UK: One Year Delay For New UK Statutory Residence Test

Last Updated: 5 January 2012
Article by Piers Master

The Government's plan to introduce a new statutory residence test has been delayed by one year. Originally the new test was to have been effective from 6 April 2012. However, Exchequer Secretary to the Treasury, David Gauke, announced on 6 December 2011 that, in order to give the Government more time "to consult thoroughly on the detail of these changes well in advance of implementation", the new law is now set to come into force from 6 April 2013.

Tax practitioners and their clients have long been pressing for a statutory test of UK residence to replace the existing complex rules. The announcement by the UK Government in their March 2011 Budget that they would be introducing a statutory test of UK residence was therefore welcomed by tax advisers and their clients. It held out the promise of clarity in an important area of UK law which is currently subject to significant uncertainty.

The Government's consultation document on the new statutory residence test was duly published in June 2011. The document set out how the test would work and sought the views of practitioners and others on certain aspects of the proposed new test.

Although the outline of the new test as set out in the June 2011 consultation document seemed to be broadly workable and to achieve the desired clarity and simplification, there were also some "wrinkles" with the new test that need to be "ironed out". Charles Russell along with many other advisers responded to the consultation paper, indicating how the proposed statutory residence test could be improved. At the same time, in his announcement of 6 December 2011 David Gauke has stated that "the Government is committed to the form of the statutory residence test outlined in the consultation." On this basis it is unlikely that there will be any significant change to the proposed test as set out in the June 2011 consultation document.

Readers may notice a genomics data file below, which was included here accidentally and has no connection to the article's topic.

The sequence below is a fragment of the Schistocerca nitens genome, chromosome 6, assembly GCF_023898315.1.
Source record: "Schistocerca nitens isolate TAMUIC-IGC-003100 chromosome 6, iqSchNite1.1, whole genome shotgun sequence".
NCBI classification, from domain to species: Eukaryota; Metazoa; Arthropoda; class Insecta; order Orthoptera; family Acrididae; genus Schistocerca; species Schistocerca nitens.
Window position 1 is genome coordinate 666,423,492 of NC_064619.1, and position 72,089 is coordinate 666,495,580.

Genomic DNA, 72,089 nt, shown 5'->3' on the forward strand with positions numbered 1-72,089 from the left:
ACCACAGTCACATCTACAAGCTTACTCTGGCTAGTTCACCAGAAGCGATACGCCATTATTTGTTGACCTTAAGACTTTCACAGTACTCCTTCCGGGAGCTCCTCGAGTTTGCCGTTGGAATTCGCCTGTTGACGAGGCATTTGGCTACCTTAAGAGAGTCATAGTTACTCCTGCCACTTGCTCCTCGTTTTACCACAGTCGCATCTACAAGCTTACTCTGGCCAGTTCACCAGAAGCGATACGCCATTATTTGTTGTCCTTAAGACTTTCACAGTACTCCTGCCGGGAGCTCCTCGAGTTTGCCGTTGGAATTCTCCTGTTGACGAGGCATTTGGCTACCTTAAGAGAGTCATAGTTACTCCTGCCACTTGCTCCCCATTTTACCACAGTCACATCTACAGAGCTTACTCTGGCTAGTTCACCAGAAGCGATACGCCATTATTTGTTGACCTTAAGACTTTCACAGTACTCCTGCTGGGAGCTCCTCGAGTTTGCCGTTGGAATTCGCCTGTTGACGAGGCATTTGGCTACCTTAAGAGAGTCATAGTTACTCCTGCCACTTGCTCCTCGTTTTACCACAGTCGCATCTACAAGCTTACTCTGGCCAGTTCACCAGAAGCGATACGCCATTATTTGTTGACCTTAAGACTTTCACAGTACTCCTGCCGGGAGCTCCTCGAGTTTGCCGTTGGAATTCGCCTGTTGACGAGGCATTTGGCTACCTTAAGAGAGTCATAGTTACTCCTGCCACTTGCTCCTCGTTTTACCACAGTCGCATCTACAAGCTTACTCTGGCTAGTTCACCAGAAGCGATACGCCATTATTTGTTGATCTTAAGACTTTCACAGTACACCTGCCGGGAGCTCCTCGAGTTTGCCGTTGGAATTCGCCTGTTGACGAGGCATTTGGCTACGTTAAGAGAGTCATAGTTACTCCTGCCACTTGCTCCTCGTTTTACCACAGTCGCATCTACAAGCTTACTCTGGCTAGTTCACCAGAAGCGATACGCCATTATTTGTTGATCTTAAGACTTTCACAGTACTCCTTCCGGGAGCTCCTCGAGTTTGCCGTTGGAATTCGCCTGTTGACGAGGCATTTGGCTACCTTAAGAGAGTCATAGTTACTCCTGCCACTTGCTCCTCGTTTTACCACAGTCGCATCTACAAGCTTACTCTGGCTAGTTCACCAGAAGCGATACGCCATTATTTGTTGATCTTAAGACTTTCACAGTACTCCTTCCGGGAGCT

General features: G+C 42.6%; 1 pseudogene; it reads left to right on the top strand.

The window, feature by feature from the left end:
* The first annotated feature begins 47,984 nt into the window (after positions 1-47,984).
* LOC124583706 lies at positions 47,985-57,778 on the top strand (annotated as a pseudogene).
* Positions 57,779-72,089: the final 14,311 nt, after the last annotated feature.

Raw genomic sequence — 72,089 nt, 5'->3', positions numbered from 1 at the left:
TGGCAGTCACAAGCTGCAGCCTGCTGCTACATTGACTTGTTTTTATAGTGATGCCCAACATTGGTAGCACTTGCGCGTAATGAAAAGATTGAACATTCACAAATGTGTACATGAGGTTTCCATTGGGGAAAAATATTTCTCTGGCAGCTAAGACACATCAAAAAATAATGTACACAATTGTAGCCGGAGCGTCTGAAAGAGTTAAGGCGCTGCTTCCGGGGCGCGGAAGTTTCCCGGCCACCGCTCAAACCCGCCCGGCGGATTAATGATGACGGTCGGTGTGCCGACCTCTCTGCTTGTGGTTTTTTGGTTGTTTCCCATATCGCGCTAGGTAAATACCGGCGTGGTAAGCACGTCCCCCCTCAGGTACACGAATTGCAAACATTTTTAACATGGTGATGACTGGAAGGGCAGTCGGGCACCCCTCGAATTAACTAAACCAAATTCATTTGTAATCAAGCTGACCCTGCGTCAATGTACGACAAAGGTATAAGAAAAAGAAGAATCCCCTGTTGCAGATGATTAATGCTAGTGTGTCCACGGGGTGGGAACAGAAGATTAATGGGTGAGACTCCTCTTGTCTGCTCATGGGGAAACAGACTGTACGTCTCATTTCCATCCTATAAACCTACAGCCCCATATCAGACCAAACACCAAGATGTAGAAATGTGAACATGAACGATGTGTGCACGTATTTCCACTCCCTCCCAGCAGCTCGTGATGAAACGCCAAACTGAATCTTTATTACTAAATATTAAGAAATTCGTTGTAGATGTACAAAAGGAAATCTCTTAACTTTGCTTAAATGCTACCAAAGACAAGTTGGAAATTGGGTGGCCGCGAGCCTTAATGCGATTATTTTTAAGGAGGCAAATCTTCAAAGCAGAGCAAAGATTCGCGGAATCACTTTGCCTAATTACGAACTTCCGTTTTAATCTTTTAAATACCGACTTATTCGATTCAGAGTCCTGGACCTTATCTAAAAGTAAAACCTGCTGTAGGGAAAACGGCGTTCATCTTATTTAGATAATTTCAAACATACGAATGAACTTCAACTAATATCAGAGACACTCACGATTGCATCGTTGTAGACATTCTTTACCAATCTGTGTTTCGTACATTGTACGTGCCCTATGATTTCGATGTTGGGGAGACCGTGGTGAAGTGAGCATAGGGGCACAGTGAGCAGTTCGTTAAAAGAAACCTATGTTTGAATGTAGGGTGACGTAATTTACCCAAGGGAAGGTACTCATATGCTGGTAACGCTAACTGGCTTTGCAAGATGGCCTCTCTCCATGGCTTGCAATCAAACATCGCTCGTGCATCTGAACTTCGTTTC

Although the one year delay is disappointing, if it means that we will have a clearer and more workable test for the long-term then this is likely to be worth waiting for.

What does the delay mean in practice?

  • The existing rules continue for one further year (until 5 April 2013). The following are examples of situations where caution must be exercised, at least until enactment of the new test.
  • It will continue to be very difficult for a UK resident individual to leave the UK and become validly non-UK resident while retaining any significant links with the UK, unless he/she is going abroad on a full time contract of employment which will last for at least one complete tax year.
  • It will continue to be necessary for those visiting the UK from abroad to calculate their presence in the UK on the basis of presence in the UK averaged over three tax years (no more than an average of 90 days per tax year, and no more than 182 days in any one tax year).
  • Individuals wishing to increase their links with the UK and remain non-UK tax resident also need to be careful to ensure that they do not accidentally become UK tax resident by arriving in the UK for a purpose which will mean they will remain in the UK for at least three years.
  • Expatriates working outside the UK under the "full time contract of employment abroad" route will have to be careful to ensure that any work undertaken in the UK remains fully "incidental" to their employment abroad. 10 days' work in the UK will generally be presumed to be "incidental", but HMRC will look more carefully at greater periods of work done in the UK.